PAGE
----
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Learning About the Brain and the Effect on College Students’ Study Strategies

Deborah Brown Department of Professional and Secondary Education - West Chester University

My recent presentation at the Lilly Conference for Evidence-Based Teaching in Newport Beach (2015) addressed how our knowledge of brain functioning impacts college students’ study strategies. Over the years, I have taught thousands of students whose parents worried about their academic success as they transition to college. Ironically, my presentation was just at the time that my son was preparing to head to college – it was my turn to worry.

As we mentor university students to develop strategies to empower their academic success, I’d like to share six research-based tips, and five general tips based on my 30 plus years as a university professor.

In recent years, I became interested in conducting research on how to take the content of my educational psychology course and link it more effectively to issues relevant to the lives of my college students. It occurred to me that one way to do this was to have my students keep track of how the use of brain-based learning principles and study strategies affected their experience as a college student. Participants in my study included sixty-eight pre-service teachers enrolled in my educational psychology course; the majority of these pre-service teachers were freshmen and the rest sophomores. The participants kept a journal in which they selected at least one brain-based principle or concept covered in the course and reported on the effects of applying the principle or concept during the semester. Based on an analysis of the participants’ journal entries, several categories of self-reported changes occurred after learning about the brain and related study strategies. One of these categories included strategies based in the study of attention, encoding, and memory. Another major category of change concerned strategies for promoting neurogenesis (the growth of new brain cells) that comprised increasing exercise, getting adequate sleep, and eating a balanced diet (Brown, 2015). Tips useful to share with students related to these categories, especially those new to the university setting like my son, follow:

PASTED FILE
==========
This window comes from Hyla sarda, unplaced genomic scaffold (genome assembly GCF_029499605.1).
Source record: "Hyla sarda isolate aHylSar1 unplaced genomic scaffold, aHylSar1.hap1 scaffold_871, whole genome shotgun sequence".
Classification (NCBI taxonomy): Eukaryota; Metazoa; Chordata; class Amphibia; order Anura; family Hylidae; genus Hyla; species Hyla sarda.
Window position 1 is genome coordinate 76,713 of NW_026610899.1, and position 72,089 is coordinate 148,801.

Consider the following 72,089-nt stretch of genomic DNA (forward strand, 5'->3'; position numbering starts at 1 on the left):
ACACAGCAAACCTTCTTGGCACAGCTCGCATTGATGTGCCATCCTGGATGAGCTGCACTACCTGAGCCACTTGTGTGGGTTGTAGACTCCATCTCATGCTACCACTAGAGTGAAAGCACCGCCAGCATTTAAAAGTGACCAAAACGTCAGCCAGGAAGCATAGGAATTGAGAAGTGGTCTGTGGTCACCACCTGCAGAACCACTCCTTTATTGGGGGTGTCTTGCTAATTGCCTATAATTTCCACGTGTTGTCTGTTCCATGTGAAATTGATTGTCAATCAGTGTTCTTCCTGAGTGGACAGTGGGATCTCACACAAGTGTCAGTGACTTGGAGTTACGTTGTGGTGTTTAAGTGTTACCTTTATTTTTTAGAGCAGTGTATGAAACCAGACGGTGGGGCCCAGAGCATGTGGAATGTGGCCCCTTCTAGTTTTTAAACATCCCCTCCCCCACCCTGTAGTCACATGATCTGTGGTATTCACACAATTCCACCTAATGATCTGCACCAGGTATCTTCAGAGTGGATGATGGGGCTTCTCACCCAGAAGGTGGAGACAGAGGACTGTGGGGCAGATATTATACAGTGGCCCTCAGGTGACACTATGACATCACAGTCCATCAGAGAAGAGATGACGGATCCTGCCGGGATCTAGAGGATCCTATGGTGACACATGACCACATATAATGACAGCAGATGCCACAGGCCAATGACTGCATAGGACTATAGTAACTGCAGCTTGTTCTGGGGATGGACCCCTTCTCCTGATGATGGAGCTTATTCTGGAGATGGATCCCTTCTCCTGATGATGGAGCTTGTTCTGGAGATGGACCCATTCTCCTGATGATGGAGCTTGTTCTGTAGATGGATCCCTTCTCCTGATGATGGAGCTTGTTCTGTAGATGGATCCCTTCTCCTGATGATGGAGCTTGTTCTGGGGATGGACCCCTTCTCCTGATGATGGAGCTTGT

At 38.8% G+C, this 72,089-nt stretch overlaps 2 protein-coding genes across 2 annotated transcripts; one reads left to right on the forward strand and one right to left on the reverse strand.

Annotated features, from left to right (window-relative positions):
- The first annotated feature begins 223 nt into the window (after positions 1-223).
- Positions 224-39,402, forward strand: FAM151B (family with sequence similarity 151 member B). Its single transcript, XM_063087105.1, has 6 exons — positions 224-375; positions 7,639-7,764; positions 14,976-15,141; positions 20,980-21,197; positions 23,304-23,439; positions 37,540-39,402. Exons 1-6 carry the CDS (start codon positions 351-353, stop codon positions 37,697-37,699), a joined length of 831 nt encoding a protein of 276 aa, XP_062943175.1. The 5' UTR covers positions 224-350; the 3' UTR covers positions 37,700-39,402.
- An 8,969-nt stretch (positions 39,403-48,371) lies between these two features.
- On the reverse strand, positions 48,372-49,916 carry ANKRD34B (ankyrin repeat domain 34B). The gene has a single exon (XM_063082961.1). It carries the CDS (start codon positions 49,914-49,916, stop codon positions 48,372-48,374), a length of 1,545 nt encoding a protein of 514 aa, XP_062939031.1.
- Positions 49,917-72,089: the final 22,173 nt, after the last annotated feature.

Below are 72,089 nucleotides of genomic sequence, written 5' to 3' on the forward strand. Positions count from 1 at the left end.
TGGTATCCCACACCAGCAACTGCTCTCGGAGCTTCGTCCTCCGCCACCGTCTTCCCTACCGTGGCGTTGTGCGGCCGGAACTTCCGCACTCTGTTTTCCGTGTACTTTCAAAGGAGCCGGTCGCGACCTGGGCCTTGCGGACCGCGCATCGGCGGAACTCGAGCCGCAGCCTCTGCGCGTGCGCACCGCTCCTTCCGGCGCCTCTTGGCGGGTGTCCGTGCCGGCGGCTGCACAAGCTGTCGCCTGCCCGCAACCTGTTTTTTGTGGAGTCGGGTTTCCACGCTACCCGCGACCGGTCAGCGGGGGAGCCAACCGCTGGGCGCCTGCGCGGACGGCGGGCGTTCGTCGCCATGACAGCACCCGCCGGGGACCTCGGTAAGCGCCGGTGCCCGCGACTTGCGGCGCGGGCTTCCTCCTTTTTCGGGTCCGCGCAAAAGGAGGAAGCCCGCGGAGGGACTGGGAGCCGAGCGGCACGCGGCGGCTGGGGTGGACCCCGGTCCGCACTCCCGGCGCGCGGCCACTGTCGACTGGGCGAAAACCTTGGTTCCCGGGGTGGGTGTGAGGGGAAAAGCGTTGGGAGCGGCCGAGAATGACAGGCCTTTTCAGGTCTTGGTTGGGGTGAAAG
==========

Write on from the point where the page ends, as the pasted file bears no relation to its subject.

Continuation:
1. Study Over Time: Use a distributed practice approach when studying for a test (Willingham, 2008-2009). In other words, don’t cram. They’ve all heard the latter, but what does that really mean?  In practice, one tip is to encourage new students to pretend they are on a pop quiz schedule. Yes, I said pop quiz. For example, encourage them to think of maybe a Tuesday/Thursday class in this way. Pretend that after taking lecture notes and completing the corresponding reading for Tuesday and by Thursday’s class they schedule themselves to come prepared to take a pop quiz on the material. This approach forces the students to review course material frequently – using distributed practice.

  2. Use Elaborative Note-taking Techniques: While reading course-related materials, use a method for keeping track of important points that forces you to be mentally active (Willingham, 2008-2009). An ineffective method is frequent highlighting because it does not actively engage the mind to process what is most significant and why. Elaborative note-taking, in which key points are noted along with an elaboration of related examples as well as comments about why the material is important or perhaps how the material relates to what is covered in class or to the overall chapter or to a set of questions or objectives is a far better way to go.

  3. Self-Assess: When studying for a test, always self-assess (Willingham, 2008-2009). When my son reads this, he’ll either chuckle or roll his eyes. It was one of my frequent admonitions to him throughout high school. What I mean is that students write their own prospective test questions and then answer them. The closer the format of the question is to the format of the actual test, the better. When preparing for essay tests, practice writing essay questions. For multiple-choice tests, write multiple-choice practice questions. Students can also seek out others’ test questions either on-line or in study guides for practice. Challenge students to create learning partners or small groups to exchange their test questions.

  4. Exercise: Develop an exercise routine, even if it only involves talking walks. Research indicates that exercise promotes neurogenesis, or the growth of new brain cells (Jensen, 2008).  It is even more helpful, according to the findings of my study, if the routine entails jogging, calisthenics, or yoga.  Try exercising before a difficult class or study session.  It should help to wake up your brain, improve your ability to concentrate, and even improve your mood.